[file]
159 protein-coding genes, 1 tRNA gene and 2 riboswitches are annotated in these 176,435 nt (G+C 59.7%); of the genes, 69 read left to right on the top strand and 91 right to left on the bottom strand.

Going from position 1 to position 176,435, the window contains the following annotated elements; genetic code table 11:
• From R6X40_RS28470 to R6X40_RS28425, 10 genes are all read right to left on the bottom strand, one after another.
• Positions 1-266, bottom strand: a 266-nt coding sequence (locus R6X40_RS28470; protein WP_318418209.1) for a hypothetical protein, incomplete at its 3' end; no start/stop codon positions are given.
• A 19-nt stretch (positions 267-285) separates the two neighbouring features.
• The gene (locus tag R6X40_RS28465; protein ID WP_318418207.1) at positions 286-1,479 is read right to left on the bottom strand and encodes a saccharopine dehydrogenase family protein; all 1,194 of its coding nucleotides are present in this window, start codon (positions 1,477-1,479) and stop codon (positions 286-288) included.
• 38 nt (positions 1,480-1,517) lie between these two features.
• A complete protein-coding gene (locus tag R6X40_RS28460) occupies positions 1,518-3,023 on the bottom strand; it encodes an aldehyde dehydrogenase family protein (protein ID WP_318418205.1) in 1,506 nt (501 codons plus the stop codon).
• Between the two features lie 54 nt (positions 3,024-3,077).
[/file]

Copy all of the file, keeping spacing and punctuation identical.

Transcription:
159 protein-coding genes, 1 tRNA gene and 2 riboswitches are annotated in these 176,435 nt (G+C 59.7%); of the genes, 69 read left to right on the top strand and 91 right to left on the bottom strand.

Going from position 1 to position 176,435, the window contains the following annotated elements; genetic code table 11:
• From R6X40_RS28470 to R6X40_RS28425, 10 genes are all read right to left on the bottom strand, one after another.
• Positions 1-266, bottom strand: a 266-nt coding sequence (locus R6X40_RS28470; protein WP_318418209.1) for a hypothetical protein, incomplete at its 3' end; no start/stop codon positions are given.
• A 19-nt stretch (positions 267-285) separates the two neighbouring features.
• The gene (locus tag R6X40_RS28465; protein ID WP_318418207.1) at positions 286-1,479 is read right to left on the bottom strand and encodes a saccharopine dehydrogenase family protein; all 1,194 of its coding nucleotides are present in this window, start codon (positions 1,477-1,479) and stop codon (positions 286-288) included.
• 38 nt (positions 1,480-1,517) lie between these two features.
• A complete protein-coding gene (locus tag R6X40_RS28460) occupies positions 1,518-3,023 on the bottom strand; it encodes an aldehyde dehydrogenase family protein (protein ID WP_318418205.1) in 1,506 nt (501 codons plus the stop codon).
• Between the two features lie 54 nt (positions 3,024-3,077).